Enterprise Unix Roundup: The Bitkeeper Controversy Page 2

By Michael Hall (Send Email)
Posted Apr 28, 2005


Main     In Other News     Recent Updates     Tips of the Trade

In Other News

» On Wednesday, Novell announced a partnership with China Standard Software Co. (CS2C) of Shanghai to help expand and promote Linux adoption in China. The two companies will compete against China's number-one Linux vendor, Red Flag, as they partner on services, marketing, and technology support issues to give Chinese organizations "enterprise-class Linux services and local and global support." News also came through Wednesday that Novell has lured Jeremy Allison, one of the core programmers behind Samba, from HP. Allison, who will start immediately at Novell, said the reason he made the switch was to benefit from Novell programmers' experience with file servers.

» There's a new sheriff in town on the Debian project. After four unsuccessful runs for the position of Debian Project Leader (DPL), Branden Robinson has been elected over five other candidates. His first challenge, as noted in an e-mail sent yesterday, will be to move Debian toward a regular release cycle and move the much-delayed "Sarge" closer to gold.

» 64-bit is rapidly becoming all the rage, and Terra Soft Solutions has latched on to the trend with the release of a 64-bit version of Yellow Dog Linux. The interim set of ISOs is available for immediate download as part of Yellow Dog Linux v4.0.90. The new version offers double-precision, support for 16 GB of RAM, a native runtime environment for both 32- and 64-bit code, a bi-arch (32/64) toolchain, Core 64-bit libraries, and an updated X.org, which corrects Aluminum Cinema display issues.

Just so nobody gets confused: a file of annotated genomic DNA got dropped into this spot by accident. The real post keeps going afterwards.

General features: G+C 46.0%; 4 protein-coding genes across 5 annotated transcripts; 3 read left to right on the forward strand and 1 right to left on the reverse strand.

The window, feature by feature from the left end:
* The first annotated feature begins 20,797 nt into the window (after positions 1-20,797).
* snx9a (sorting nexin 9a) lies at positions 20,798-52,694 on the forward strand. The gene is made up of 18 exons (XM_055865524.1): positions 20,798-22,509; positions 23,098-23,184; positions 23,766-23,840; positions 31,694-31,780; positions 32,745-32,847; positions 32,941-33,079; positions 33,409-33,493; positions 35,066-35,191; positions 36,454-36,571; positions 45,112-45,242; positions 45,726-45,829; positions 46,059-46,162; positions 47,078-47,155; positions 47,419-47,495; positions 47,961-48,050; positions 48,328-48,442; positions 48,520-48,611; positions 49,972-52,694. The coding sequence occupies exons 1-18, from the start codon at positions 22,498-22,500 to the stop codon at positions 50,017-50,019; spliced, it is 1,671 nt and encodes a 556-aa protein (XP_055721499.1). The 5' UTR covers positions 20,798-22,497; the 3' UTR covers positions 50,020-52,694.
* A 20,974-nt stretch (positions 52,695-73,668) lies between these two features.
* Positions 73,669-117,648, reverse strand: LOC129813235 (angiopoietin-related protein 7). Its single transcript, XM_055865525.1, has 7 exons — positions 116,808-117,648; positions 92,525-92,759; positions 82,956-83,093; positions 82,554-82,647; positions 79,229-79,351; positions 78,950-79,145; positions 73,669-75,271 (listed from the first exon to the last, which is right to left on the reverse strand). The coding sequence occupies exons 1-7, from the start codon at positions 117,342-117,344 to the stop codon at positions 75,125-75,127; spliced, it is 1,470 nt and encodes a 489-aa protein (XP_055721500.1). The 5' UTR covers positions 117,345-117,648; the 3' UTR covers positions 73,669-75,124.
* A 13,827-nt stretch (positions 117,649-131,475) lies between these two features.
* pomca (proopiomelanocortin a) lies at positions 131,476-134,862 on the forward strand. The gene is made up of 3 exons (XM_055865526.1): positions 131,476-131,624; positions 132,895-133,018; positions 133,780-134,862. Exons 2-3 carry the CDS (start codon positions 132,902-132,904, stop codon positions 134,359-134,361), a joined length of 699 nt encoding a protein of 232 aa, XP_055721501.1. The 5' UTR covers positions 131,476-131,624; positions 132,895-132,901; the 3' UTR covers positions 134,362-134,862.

» As any self-respecting Mac fan knows, Tiger's release is drawing near. Mac OS X will go on sale at participating Apple Authorized Resellers and Apple retail stores worldwide tomorrow, April 29 at 6 p.m. "Tiger World Premiere" events will be held in all 105 Apple retail stores from 6 p.m. until midnight, with giveaways, workshops, and hands-on demonstrations of Tiger's hottest features planned. Tiger is priced at $499 for a 10-client edition and $999 for an unlimited-client edition.

Among the many reviews we've been reading, this one stood out as particularly noteworthy.

Recent Updates

Tips of the Trade

The Linux/Unix world contains many mail servers, and most of them provide superior performance, features, and security. One that is rather different from the rest is PowerMail. PowerMail is a distributed, redundant system capable of receiving and delivering large volumes of mail quickly. It has a central user account database, which obviates the need for system accounts, and users' mailboxes can be located anywhere. You can even set up redundant mailboxes in different locations to add fault-tolerance.

PowerMail is very fast because there is no mail queue or message store — messages are routed directly into users' mailboxes. Bulk mails are delivered only once; copies are made and hard links created for the remaining recipients. Scaling up is easy, since mailboxes can be located anywhere — just add more storage.

Configuration is simplified because you don't have to mess with configuring domains. The mailbox name includes the domain, like "carla@mykewlserver.com." Adding a new user account means simply adding the user to the PowerMail account database. The database backend can be just about any database you like; MySQL is the default. It runs on Linux, Unix, FreeBSD, Mac OS X, and Windows.

PowerMail's limited feature set is its Achilles Heel. It cannot handle outgoing mail and does not support IMAP, or external mail handlers like procmail, Amavis, or Spamassassin, though these may be added in future releases. See PowerDNS.com to learn more.

Carla Schroder writes the Tips of the Trade section of Enterprise Unix Roundup. She also appears on Enterprise Networking Planet and Linux Planet, covering Linux from the desktop to the server room, and is the author of the Linux Cookbook.

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